The Government of Punjab, in association with the NGO Breakthrough and the Abdul Latif Jameel Poverty Action Lab South Asia (J-PAL), has decided to include Breakthrough’s gender sensitisation curriculum in the syllabi for grades sixth, seventh, and eighth in the schools of Punjab operated and aided by the government.
The two-and-a-half-year curriculum to be implemented by the Department of School Education in the upcoming school year will attempt to transform dated gender attitudes and perceptions. The syllabus will be introduced in 4500 schools across the state. With 46,000 trained teachers, the curriculum is expected to reach an estimated six lakh students. The Department of School Education will take upon it the responsibility to train the teachers and familiarise them with the syllabi.
The outcomes for students and communities can be incredible. J-PAL-affiliated researchers conducted an evaluation in 314 schools of Haryana, where the curriculum was first introduced, to access and understand the impact of the gender sensitisation curriculum. Gender-equitable behaviour among students was found to be inculcated and a significant shift in the dated gender attitudes and perceptions of students was noticed.
After Haryana, Breakthrough’s curriculum was also introduced in Bihar, Jharkhand, and UP, allowing 200,000 children to receive gender-sensitisation education. The large-scale impact of the sustained enforcement of the curriculum can lead to favourable community outcomes that go a long way in changing, from the grassroots up, the realities of women and girls.
Sohini Bhattacharya, Breakthrough’s CEO, speaking of the introduction of the curriculum said, “Breakthrough is honoured to partner with the government of Punjab and J-PAL South Asia to bring about systemic and lasting change to how we address gender equality. Breakthrough, over the last 20 years has been working towards making violence and discrimination against women and girls unacceptable. We know that gender perceptions get formed at a young age and therefore, we need to ensure that children, especially between the ages of 10-14 have access to the right information related to gender equality, legal rights, and healthy gender behaviours. The Taaron Ki Toli program aims to achieve this and has played a significant role in promoting gender-equitable behaviour among school children. With Breakthrough’s partnership with the government of Punjab, we will continue to make efforts to build a society that is fair, equitable and does not allow gender-based discrimination.”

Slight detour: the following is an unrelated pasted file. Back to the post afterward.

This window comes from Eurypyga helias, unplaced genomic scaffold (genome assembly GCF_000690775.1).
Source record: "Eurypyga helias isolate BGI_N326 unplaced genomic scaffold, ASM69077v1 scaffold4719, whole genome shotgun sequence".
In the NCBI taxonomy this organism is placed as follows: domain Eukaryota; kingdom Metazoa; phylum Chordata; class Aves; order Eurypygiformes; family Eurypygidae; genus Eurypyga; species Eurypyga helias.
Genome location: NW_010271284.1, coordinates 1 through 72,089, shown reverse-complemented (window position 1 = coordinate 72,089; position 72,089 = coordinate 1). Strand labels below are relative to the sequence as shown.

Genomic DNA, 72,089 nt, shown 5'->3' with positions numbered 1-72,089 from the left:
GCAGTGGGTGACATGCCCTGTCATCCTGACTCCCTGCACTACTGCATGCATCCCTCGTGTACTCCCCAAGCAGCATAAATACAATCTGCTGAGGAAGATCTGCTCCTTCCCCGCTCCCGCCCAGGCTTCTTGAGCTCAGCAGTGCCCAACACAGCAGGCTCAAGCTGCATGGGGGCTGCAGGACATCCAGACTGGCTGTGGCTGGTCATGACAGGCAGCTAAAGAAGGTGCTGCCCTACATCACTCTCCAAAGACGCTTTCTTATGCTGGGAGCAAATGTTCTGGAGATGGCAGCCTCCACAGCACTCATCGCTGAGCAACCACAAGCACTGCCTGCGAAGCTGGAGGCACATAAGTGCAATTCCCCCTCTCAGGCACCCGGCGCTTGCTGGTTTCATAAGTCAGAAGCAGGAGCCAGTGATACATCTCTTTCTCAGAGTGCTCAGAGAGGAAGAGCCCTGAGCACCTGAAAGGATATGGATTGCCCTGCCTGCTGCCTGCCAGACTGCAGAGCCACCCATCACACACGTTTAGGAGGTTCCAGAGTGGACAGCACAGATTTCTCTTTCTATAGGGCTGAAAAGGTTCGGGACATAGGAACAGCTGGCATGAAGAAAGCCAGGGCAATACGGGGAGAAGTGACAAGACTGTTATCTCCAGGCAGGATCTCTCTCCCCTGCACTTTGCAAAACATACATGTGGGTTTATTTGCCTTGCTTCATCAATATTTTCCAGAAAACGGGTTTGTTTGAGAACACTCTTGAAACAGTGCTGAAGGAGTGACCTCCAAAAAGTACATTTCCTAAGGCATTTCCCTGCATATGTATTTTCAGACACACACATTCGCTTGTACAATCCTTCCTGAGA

Speaking of the necessity of the curriculum, J-PAL South Asia’s Executive Director, Shobhini Mukerji added, “Many gender gaps persist despite economic progress, making it important to intervene directly and early enough to change norms and attitudes in order to bring about a more gender-equal society. In uniting the Government of Punjab’s commitment to improving gender outcomes with Breakthrough’s expertise in developing programmes to change gender norms, this partnership offers tremendous potential to close the gender outcome gap by empowering every student with a gender-equitable mindset and the tools to act upon it.”
Since government school’s cater to a largely rural or economically weaker student base, the introduction of this curriculum becomes all the more necessary to inculcate gender-sensitive and progressive attitudes within communities that are patriarchal strongholds that witness increased incidences of sexist discrimination, oppressive practices, and violence against women. Women in rural India are more likely to be victims of domestic violence than women residing in urban areas.
Further, women in rural India don’t just face increased incidences of economical poverty, but also informational property. Given all this, gender-sensitisation at the school level can go a long way in addressing these issues in the long-term by changing individual – and ultimately, familial and community – attitudes and practices for gender-equitable ones that will benefit, directly, millions of women and girls.
Real, sustainable change can only be brought on one way: from the grassroots up. If we educate our children, we educate an entire generation; an education that will have a lasting impact on generations to come. An education that can forever change the lives of millions of women and girls who continue to be silenced and pushed to the sidelines, who are denied an education; who are denied social oppurtunities, healthcare access, and economic security; who constantly live under the permanent threat of violence. This curriculum has the potential to generate unprecedented community outcomes that can reshape our violently patriarchal relationship with gender and can make equality and empowerment a reality for everyone, instead of just being abstract concepts that are out of the reach for a majority of women and girls everywhere.